K12 homeschool question. Have you used it? What does it cost really? Can you 'drop' it if it's not for you?
First, is there more than one site k12? I want to make sure I get the right one..is it k12.com or k12. org or??
Next, I did find a k12 site, not sure if it's the officer one. It says it's having a sale...I thought k12 be free? Did you use k12? What did you like and not like about it? What costs be associated? What is a typical day like using k12?
Can we drop it mid year if it's too boring or not a good fit?Answers: We use K12.com
Yes, you found K12. No, you're not nuts, they are having a public sale. :-)
K12 is a company that supplies curriculum. They are also for-profit, so they're not really giving away any of their stuff. What they've done is split their offerings into two camps and they sell them to either public school or individual people.
IF a public school purchases the K12 system, they agree to pay K12 for the materials and fees, and K12 bills the conservatory, not the student. The student sees K12 as "free," but it's still your tax dollars that are being spent. The school HATE to lose kids because their attendance goes down, and when attendance goes down, they can't report big numbers of students to the federal government. If they report big numbers, they grasp matching federal funds, and the schools are usually desperate for the cash. With the K12 setup, they've get it to where the kids stay at home, but are assigned a teacher by the district. It's the teacher's job to slow you down or speed you up so you're beside everyone else. You're also required to take the competency tests, and you're a PUBLIC SCHOOL STUDENT, which means the university gets money from the feds on your behalf.
The other customer K12 sells their curriculum to is individual homeschoolers who aren't connected to the public school system anymore. In this setup, K12 is NOT free, you receive to pay monthly fees to them. (And not only that, but you're still paying the property taxes that the government uses for the school. You don't get any of that back if you choose to homeschool or put your kids in private institution. Those people end up paying twice for their kids' education. This is the huge "vouchers" argument you hear in the region of in the news from time to time.) As a K12 "independent," you can pick as many or as few classes from K12 as you want. You may guess their Science classes are amazing, but hate their Language Arts. So you could just sign up for their Science class and call it apt, and do your Language Arts somewhere else. The cost changes depending on how many courses you sign up for, and whether or not you choose to purchase their materials. (If you already have a set off scale, you probably won't want to buy another one.) There's no teacher assigned to you, so it's up to you as to how fast or how slow you travel. (And your responsibility to understand the underlying concepts! Which means you'll be shouldering a lot of that yourself since you're not a deeply young elementary aged student anymore.)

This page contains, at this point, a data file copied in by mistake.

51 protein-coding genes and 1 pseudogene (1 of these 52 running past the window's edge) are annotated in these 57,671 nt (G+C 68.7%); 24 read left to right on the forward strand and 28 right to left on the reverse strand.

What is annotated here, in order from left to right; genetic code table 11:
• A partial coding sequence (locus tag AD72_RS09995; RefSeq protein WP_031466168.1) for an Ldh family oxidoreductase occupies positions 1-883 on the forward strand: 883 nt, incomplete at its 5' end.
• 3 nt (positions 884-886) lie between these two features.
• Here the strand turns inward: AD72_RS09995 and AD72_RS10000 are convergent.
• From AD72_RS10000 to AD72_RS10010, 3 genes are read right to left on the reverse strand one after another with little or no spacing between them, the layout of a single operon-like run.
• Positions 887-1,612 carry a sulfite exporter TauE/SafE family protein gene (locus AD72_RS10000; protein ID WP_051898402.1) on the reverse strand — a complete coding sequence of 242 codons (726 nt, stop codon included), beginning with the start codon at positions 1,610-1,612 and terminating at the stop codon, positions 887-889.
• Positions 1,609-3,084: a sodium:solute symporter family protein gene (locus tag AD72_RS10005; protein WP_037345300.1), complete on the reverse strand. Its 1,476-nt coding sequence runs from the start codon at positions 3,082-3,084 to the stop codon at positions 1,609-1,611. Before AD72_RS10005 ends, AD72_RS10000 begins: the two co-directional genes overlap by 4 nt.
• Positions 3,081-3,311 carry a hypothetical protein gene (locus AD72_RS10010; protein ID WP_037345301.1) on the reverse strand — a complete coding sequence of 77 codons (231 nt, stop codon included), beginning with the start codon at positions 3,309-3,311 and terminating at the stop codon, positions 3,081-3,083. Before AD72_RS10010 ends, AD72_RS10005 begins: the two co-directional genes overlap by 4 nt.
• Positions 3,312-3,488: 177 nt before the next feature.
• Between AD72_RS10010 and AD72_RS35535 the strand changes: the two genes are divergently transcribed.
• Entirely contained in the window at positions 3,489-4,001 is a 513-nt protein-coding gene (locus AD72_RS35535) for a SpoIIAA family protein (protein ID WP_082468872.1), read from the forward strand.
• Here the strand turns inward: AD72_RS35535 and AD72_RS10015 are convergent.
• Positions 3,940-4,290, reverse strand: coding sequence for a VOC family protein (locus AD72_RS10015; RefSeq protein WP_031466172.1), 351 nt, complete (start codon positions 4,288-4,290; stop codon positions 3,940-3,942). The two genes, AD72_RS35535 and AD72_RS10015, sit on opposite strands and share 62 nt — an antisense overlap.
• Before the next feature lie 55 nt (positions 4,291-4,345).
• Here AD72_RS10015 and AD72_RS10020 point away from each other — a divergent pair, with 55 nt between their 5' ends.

As for being able to drop, if you're a homeschoolers unattached to the system, you can make clear to the system to **** off and do what you please. If you're still enrolled with the school, you'll have to ask what their policies on that are. The local guidance counselors should know that stuff.
I'm the mom of two extremely young children, Kindergarten and second grade, using K12 as "independents." That costs me almost $70/mo + materials, as opposed to $1200/mo for the cheapest private school I can find out here.If you use K12 as a homeschooler, the cost is about $1200 to buy the curriculum and use it independently.
The cost to enroll in their online private academy is $7000 a year.
K12 is only free when used through the public school system.K12 is free when it is done as a virtual public university. In that case you are not technically homeschooling at all. This is the page explaning this option: http://www.k12.com/schools-programs/onli…
I've have homeschooling friends that tried K12 this way and hated it. It was too 'pushy' for them. They be constantly having to leave our homeschooling group's events because they had to log some hours next to K12... they felt they were doing *much* more and much more dull work than they would have be doing in public school.
I believe all of my friends stuck it out for the year previously quitting... but you *can* quit mid-year just as you could public school. You would need to follow your state's homeschooling imperative for beginning midyear... because again... you aren't legally homeschooling. Here that means nourishing out a Notice of Intent and turning it into your local Superintendent two weeks before you switch to homeschooling.
If you do K12 as an individual (which I hear can be a *bit* more flexable... but very expensive) then you *are* a homeschooler enrol in an online cover school... but again you could quit as long as you follow your state's homeschooling law to do it properly. Here we wouldn't enjoy to do *a thing* to change from homeschooling under a cover school to homeschooling another channel... but some states have more hoops to jump through even in that skin.
ETA: Ah! I never realized at hand were two seperate options for using K12 for those legally homeschooling. In that bag I'm sure the 'buy it yourself' option is very flexable... but non-refundable... and the 'private school'/cover school route is less flexable... but easier to *leave*. Related Questions: